Evaluation of viral replication capacity in C6/36HT cells

Twenty-four hours prior to infection, 1.25 × 106 cells/well were plated in 96-well plates. The cells were infected with 1 × 105 genomic copies/mL of each of the viral serotypes. The cell culture supernatants were harvested at 2, 4, 6 and 8 days post-infection and stored at -80 °C for subsequent quantification of viral genomic copies. Monolayers were used to determine cell viability.

Evaluation of viral replication capacity in A. aegypti colonies

Female mosquitoes with an average age of eight days from each of the three colonies were kept in an insectarium under controlled conditions (temperature 28 ± 2 °C, relative humidity 75 ± 5% and a 12-h light/dark photoperiod). Prior to each of the tests, 80 to 100 individuals from each colony were selected from separate breeding cages from which the sugar solution had been removed 24 h prior to the oral challenge to increase avidity at the time of artificial feeding. For feeds, a viral inoculum (1 × 105 genomic copies) of each of the serotypes was mixed with human blood from a DENV-negative donor (evaluated by ELISA) in a tube containing sodium citrate as an anticoagulant. The mosquitoes were fed using an artificial membrane feeding system (LAUDA, reference A103) for 30 min. Successfully fed females were selected by hand aspiration and placed in a cage, where they were kept for up to 21 days and fed with a 10% sugar solution until infection detection by conventional PCR, immunofluorescence or RT-PCR, depending on the case).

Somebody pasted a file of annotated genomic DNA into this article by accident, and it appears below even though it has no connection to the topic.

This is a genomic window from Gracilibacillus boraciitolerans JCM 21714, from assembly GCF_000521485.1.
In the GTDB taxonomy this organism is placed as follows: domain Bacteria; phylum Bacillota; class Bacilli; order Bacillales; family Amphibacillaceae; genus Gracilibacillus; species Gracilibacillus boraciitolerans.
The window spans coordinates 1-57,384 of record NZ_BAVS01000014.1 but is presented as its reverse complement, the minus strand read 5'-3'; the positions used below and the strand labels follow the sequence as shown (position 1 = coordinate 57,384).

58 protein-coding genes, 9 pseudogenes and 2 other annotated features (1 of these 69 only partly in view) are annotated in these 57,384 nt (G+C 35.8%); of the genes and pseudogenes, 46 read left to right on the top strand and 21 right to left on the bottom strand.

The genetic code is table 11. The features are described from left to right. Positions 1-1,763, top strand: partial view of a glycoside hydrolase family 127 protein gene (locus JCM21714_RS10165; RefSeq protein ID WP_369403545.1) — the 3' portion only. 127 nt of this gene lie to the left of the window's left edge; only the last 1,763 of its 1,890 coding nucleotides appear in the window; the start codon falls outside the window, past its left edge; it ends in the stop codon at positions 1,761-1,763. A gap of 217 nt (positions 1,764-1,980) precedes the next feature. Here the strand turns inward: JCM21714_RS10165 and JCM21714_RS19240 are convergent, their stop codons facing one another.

Evaluation of the viability of infected cells

Cell viability in cultures of infected C6/36HT cells was evaluated by the MTT (3-(4,5-dimethylthiazol-2-yl)-2,5-diphenyltetrazolium bromide) method. In this method, cell monolayers that had been infected for different time periods were incubated with 100 μl MTT (0.5 mg/ml) for 3 h at 37 °C in a 5% CO2 atmosphere protected from light. After the incubation period, the formazan salts were dissolved in dimethyl sulfoxide for 15 min. Finally, the absorbance at 450 nm was read in a Thermo Scientific VarioScan Flash reader.